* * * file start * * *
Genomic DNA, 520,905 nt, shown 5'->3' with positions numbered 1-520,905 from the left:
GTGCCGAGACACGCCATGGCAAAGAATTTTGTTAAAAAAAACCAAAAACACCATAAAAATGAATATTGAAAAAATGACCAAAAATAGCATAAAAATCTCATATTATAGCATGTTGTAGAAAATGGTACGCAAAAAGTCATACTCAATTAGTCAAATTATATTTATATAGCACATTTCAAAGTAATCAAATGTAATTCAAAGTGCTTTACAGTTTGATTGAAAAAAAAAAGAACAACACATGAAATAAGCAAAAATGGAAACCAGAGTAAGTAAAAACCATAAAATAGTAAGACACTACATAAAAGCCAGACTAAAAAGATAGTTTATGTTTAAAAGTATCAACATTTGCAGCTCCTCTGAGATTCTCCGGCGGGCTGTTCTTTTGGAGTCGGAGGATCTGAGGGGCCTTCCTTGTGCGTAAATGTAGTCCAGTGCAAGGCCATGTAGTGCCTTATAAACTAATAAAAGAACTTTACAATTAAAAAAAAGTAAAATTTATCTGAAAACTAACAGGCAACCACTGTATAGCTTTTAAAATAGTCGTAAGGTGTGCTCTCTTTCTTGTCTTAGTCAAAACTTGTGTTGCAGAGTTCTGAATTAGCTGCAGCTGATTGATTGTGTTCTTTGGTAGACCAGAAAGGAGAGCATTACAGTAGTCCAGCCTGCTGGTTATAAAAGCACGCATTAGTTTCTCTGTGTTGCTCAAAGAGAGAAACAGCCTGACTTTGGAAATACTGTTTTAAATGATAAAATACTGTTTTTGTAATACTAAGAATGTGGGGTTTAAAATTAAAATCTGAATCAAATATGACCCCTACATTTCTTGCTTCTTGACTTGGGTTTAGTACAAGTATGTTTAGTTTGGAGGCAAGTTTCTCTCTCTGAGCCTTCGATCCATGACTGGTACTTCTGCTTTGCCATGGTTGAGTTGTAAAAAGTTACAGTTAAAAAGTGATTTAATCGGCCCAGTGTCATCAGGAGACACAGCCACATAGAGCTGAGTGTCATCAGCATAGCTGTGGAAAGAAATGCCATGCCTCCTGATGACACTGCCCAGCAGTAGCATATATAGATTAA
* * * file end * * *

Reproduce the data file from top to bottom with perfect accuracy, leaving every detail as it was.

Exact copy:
Genomic DNA, 520,905 nt, shown 5'->3' with positions numbered 1-520,905 from the left:
GTGCCGAGACACGCCATGGCAAAGAATTTTGTTAAAAAAAACCAAAAACACCATAAAAATGAATATTGAAAAAATGACCAAAAATAGCATAAAAATCTCATATTATAGCATGTTGTAGAAAATGGTACGCAAAAAGTCATACTCAATTAGTCAAATTATATTTATATAGCACATTTCAAAGTAATCAAATGTAATTCAAAGTGCTTTACAGTTTGATTGAAAAAAAAAAGAACAACACATGAAATAAGCAAAAATGGAAACCAGAGTAAGTAAAAACCATAAAATAGTAAGACACTACATAAAAGCCAGACTAAAAAGATAGTTTATGTTTAAAAGTATCAACATTTGCAGCTCCTCTGAGATTCTCCGGCGGGCTGTTCTTTTGGAGTCGGAGGATCTGAGGGGCCTTCCTTGTGCGTAAATGTAGTCCAGTGCAAGGCCATGTAGTGCCTTATAAACTAATAAAAGAACTTTACAATTAAAAAAAAGTAAAATTTATCTGAAAACTAACAGGCAACCACTGTATAGCTTTTAAAATAGTCGTAAGGTGTGCTCTCTTTCTTGTCTTAGTCAAAACTTGTGTTGCAGAGTTCTGAATTAGCTGCAGCTGATTGATTGTGTTCTTTGGTAGACCAGAAAGGAGAGCATTACAGTAGTCCAGCCTGCTGGTTATAAAAGCACGCATTAGTTTCTCTGTGTTGCTCAAAGAGAGAAACAGCCTGACTTTGGAAATACTGTTTTAAATGATAAAATACTGTTTTTGTAATACTAAGAATGTGGGGTTTAAAATTAAAATCTGAATCAAATATGACCCCTACATTTCTTGCTTCTTGACTTGGGTTTAGTACAAGTATGTTTAGTTTGGAGGCAAGTTTCTCTCTCTGAGCCTTCGATCCATGACTGGTACTTCTGCTTTGCCATGGTTGAGTTGTAAAAAGTTACAGTTAAAAAGTGATTTAATCGGCCCAGTGTCATCAGGAGACACAGCCACATAGAGCTGAGTGTCATCAGCATAGCTGTGGAAAGAAATGCCATGCCTCCTGATGACACTGCCCAGCAGTAGCATATATAGATTAA